A question of association in East Africa

The use of associated trademarks is becoming more prevalent in East Africa, but there are a number of important factors that brand owners need to keep in mind.

In East Africa, the value of associated trademarks is becoming more apparent all the time. This coincides with the growing presence in the region of foreign corporations that own well-established brands and an increase in the uptake of franchising, joint venture and commercial licensing agreements. It is clear that registered owners are seeing a use for such marks, which are recognised in Kenya, Tanzania and Uganda. However, there are certain nuances in each of these jurisdictions of which rights holders need to be aware, while the lack of relevant case law means that many of these legal provisions remain untested.

Recognition in Uganda, Tanzania and Kenya

Associated trademarks are useful to any rights holder that wishes to use similar marks (in whole or in part) in different markets. They arise where an owner has two or more trademarks of a similar description, in the same class, which are largely identical to one another. The concept is used to avoid any deception or confusion that may arise from the similarity of the marks.

Associated trademarks are expressly defined in Tanzanian and Ugandan law, with Kenya adopting a slightly different approach. Under Section 29 of the Uganda Trademarks Act 2010, two identical trademarks registered in the name of the same owner can be registered as associated marks. In addition, the threshold of definition for such marks has been expanded to include services that relate to identical trademarks. Similarly, in Tanzania, under Section 41(1) of the Trade and Services Marks Act 12/1986, trademarks that are significantly alike may be registered as associated marks.

However, the system in Kenya differs somewhat, in that the Trademarks Act (Chapter 506) of the Laws of Kenya does not define what constitutes an associated mark. Instead, recognition is established in Section 30(3) of the Trademarks Act, which allows a defensive mark and other trademarks registered in the name of the same owner to be registered as associated trademarks.

Distinguishing associated trademarks from series marks

Series marks can also be used to establish a link between separate trademarks. They occur where several distinct trademarks are registered under the same application and possess identical registration numbers. Owners can use series marks to register trademarks that have minor differences in character but which are visually or phonetically similar. These similarities usually relate to appearance, sound and meaning, and arise despite differences in colour, typeface, borders, shading or punctuation. From a practical perspective, series marks are much quicker to register than lodging several separate trademark applications.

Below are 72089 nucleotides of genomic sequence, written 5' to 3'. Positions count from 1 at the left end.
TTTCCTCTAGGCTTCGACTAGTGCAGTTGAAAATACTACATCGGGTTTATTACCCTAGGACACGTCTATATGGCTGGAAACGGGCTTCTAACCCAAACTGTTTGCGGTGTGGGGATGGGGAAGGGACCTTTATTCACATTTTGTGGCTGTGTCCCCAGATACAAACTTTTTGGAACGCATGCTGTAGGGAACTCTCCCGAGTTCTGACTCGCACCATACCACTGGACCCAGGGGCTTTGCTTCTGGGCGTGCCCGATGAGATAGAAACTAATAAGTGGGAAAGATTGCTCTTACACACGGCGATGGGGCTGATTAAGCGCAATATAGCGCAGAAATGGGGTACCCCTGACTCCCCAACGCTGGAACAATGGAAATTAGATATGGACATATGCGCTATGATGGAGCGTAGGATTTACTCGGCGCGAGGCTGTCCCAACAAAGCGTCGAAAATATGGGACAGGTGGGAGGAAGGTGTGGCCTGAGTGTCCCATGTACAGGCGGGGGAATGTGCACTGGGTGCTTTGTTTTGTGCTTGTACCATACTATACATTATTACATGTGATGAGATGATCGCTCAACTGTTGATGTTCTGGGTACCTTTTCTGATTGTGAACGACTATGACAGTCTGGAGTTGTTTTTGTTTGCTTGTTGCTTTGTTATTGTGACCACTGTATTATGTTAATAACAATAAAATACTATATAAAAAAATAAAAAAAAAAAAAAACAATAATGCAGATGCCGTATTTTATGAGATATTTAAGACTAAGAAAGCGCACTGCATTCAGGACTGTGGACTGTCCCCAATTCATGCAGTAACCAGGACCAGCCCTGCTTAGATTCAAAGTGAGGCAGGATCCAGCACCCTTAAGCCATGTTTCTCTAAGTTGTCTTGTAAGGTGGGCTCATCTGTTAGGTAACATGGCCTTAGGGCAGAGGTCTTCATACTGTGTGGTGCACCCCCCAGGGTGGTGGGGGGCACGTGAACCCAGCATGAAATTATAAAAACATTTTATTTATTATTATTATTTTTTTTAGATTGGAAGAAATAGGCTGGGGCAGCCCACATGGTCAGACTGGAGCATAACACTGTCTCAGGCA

All three jurisdictions recognise the right of a trademark owner to connect several distinct trademarks together via the use of series marks. In Kenya, Section 24(3) of the Trademarks Act allows for several similar trademarks (with differences in description, colour, price or quality) to be registered as a series in a single application. Similarly, Section 30(1) of the Uganda Trademarks Act allows series marks to be used where the particulars of the trademark differ in terms of price, colour, use or services, among other things. Meanwhile, in Tanzania, separate trademarks can be registered as a series in one application in a single registration process under Sections 25(2)(d) and 41(3) of the Trade and Services Marks Act.

Cancellation for non-use

Another benefit of associated trademarks – depending on the priorities of the owner – is the protection that they offer against cancellation for non-use.

Cancellation for non-use ensures that registered owners of trademarks make genuine commercial use of them. This, in turn, prevents third parties from opportunistically copying big brands and registering trademarks in jurisdictions when they have no genuine intention to make commercial use of them. The ability to cancel trademarks for lack of bona fide use is recognised in all three jurisdictions.

In Kenya, a trademark can be cancelled after five years of non-use on the part of the owner. In Uganda, the registrar may remove a trademark from the register after a continuous period of three years of non-use by the owner. Similarly, in Tanzania, an aggrieved third party can apply to remove a registered trademark or service mark from the register where there is non-use for a continuous period of three years.

 

By contrast, when an owner wants to protect a trademark but has no plans for genuine commercial use, associated marks are an attractive option, as they allow the trademarks registered within the bundle of an associated mark to remain unused yet protected, provided that at least one mark in the bundle is being used. Further, they reduce the time and costs incurred in defending cancellation proceedings.